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"I don't believe it myself. Imagine reading your e-mail on this thing. And you'd have to hook it up to a modem, so you couldn't leave your house anyway... WHY NOT JUST USE A COMPUTER!?"
The Angry Video Game Nerd discussing the Fridge Logic of the handheld.

The (pronounced "game com", no "dot") was a 1997 handheld system made by Tiger Electronics, famous for making LCD games long beforehand. The system can be seen as revolutionary for its time, as it had a touch screen and rudimentary Internet functionality long before other video game companies tried their hand at it, along with other curious features like having two cartridge slots (initially).

Unfortunately for Tiger, it was far too ahead of its time and failed to catch on with consumers, though its infamous advertising campaign insulting Tiger's potential customers certainly did not help, but that was probably the least of the's worries. While the system's CPU is theoretically on par with the Game Boy released almost a decade earlier (and a slightly bigger 200×160 screen), it was crippled by the Operating System's constant processing overhead. This meant that games ran notoriously slow, as in low single digit FPS. Its audio capabilities, while theoretically superior to the Game Boy (supporting PCM audio right out of the box as well as wavetable synthesis while the Game Boy could only do pulse synthesis), were held back by the system's slow CPU, making any music from the system sound more like a slow, atonal series of beeps and boops. What also didn't help was that the touch screen barely functioned and the internet function of the device was virtually useless for the reasons outlined in the previous paragraph. To make matters worse, the much anticipated (and technically superior) Nintendo Game Boy Color would come out the following year. Tiger would attempt to respond with a smaller budget version of the called the Pocket Pro in 1999 with an added frontlight and the second cartridge slot and internet capabilities gutted, to no avail. (Perhaps this was for the best, as the router used to connect the to the internet was a nightmare to hook up, and both the instructions that came with the system and the ones on Tiger's website were incorrect.) Tiger would discontinue the line in 2000, having sold less than 300,000 units total.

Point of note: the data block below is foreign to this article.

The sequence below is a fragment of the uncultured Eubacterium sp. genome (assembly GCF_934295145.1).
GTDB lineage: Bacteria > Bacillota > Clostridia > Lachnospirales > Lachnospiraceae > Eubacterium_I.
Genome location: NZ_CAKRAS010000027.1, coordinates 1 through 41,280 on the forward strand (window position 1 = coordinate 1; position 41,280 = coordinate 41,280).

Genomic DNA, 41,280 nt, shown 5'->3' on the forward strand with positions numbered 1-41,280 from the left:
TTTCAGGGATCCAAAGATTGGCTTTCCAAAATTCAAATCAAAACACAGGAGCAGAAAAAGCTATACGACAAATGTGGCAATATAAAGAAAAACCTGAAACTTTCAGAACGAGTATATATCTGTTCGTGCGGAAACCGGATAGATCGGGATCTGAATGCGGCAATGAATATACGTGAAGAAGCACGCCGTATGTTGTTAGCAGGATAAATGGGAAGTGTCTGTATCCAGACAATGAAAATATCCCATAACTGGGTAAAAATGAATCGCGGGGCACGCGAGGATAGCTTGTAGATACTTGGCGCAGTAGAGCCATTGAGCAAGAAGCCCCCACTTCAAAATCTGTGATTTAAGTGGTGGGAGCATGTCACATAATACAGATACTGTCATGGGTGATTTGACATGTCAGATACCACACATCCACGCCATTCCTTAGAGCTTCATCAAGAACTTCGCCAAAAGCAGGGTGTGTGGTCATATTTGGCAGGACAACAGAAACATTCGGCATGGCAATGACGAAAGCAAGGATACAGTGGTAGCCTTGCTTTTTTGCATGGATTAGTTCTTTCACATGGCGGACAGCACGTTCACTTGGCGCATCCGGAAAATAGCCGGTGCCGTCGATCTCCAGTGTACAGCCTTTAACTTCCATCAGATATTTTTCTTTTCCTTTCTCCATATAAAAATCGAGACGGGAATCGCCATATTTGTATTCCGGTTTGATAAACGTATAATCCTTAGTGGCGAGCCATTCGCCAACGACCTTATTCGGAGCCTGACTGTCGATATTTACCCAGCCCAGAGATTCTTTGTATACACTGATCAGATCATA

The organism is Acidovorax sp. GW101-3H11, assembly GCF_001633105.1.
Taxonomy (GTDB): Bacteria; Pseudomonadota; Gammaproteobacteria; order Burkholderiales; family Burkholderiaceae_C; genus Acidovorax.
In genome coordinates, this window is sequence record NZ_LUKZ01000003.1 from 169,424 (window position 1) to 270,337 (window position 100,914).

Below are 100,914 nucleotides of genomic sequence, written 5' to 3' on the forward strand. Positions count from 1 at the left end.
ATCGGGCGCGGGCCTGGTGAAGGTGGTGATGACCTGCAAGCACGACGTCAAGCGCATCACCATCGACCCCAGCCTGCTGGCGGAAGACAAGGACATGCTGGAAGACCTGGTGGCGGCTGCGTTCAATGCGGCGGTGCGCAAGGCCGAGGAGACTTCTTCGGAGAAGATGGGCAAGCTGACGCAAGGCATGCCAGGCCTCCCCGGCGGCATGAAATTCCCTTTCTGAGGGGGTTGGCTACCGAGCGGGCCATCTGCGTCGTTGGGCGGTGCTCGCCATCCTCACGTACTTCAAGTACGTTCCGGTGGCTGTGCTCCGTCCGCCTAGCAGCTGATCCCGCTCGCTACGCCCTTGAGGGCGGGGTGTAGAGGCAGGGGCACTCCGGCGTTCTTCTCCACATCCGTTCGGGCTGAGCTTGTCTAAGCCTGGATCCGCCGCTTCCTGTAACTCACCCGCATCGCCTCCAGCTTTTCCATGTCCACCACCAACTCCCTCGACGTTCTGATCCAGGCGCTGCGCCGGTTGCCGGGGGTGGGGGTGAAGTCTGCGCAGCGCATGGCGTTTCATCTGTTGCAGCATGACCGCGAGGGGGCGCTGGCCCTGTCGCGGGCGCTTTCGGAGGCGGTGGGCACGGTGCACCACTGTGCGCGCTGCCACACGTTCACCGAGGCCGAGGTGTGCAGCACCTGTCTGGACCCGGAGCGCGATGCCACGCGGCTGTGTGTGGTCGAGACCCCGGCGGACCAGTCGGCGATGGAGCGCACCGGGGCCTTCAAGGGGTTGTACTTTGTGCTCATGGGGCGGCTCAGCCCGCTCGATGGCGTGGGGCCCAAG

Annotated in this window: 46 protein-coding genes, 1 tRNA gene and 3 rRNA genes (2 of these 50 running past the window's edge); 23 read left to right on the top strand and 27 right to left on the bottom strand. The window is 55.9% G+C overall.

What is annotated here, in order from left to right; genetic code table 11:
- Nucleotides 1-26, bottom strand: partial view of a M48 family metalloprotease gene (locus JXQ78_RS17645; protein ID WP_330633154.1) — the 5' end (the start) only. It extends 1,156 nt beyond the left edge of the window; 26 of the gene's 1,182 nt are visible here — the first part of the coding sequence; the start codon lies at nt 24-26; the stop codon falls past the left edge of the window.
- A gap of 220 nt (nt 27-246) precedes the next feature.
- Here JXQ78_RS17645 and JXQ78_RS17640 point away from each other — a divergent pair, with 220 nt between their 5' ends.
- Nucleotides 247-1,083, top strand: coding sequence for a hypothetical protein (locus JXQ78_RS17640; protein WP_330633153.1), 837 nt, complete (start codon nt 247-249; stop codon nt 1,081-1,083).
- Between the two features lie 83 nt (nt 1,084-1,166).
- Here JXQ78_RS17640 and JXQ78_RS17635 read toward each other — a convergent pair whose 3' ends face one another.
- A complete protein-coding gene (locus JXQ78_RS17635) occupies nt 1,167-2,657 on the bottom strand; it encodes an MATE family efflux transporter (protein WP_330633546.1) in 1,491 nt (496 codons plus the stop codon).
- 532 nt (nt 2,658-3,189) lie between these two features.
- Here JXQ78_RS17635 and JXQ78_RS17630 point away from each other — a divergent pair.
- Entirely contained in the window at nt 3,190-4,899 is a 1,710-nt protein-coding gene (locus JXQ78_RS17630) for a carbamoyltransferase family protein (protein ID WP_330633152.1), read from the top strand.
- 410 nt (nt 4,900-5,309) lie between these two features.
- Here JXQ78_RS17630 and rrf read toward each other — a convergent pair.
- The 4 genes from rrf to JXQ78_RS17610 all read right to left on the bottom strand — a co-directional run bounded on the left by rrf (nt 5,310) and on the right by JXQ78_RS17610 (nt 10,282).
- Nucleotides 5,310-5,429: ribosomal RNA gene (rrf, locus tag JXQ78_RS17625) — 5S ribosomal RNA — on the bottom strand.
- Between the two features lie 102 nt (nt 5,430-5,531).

Nonetheless, it's still an interesting little nugget of video game history, and it got a decent amount of games with recognizable brand names on them (though the games themselves were rarely up to snuff).



In addition to the above, Internet and Tiger Web Link were released as part of internet-connection accessories.



  • Awesome, yet Impractical: The Internet link function and touch screen were ahead of its time, but in function they were lacking. The touch screen was not very functional, and the Internet function negated its portability, since you needed to hook it up at home to use it.
  • Flawed Prototype: By all right, the idea was sound, as many portable consoles would go on to incorporate internet integration, and in some ways it could be considered a precursor to the modern smartphone. The problem was the tech was just not there in 1997 for a portable internet experience, not to mention the line up of games being of poor quality and barely ran on the system they were actively designed for.
  • Take That, Audience!: One of the ads for the game had an angry dwarf shilling the handheld, yelling that it "plays more games than you idiots have brain cells!" The dwarf is immediately swarmed by the angry crowd. And given the handheld only had 20 games released for it, and that not even a successful console could ever hope to achieve a number of games larger than the number of human brain cells because the human brain has, on average, 86 billion cells, no wonder they were so angry!

Alternative Title(s): Game Dot Com